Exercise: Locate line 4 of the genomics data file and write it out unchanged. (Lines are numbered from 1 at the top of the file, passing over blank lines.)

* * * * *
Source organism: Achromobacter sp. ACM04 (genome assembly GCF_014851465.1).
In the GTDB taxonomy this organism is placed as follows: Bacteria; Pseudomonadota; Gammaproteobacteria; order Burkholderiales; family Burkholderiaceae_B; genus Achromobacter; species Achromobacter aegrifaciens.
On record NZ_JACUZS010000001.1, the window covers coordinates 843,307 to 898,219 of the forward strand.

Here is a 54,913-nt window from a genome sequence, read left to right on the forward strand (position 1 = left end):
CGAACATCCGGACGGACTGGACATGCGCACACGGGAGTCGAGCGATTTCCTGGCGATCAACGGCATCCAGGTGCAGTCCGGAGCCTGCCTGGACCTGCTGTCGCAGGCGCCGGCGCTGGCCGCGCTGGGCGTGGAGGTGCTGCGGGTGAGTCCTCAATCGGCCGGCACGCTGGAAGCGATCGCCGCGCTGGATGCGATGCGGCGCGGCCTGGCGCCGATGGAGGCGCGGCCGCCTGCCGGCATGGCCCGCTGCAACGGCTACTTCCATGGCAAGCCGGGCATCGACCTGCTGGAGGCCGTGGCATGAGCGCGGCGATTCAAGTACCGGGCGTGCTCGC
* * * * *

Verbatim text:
Here is a 54,913-nt window from a genome sequence, read left to right on the forward strand (position 1 = left end):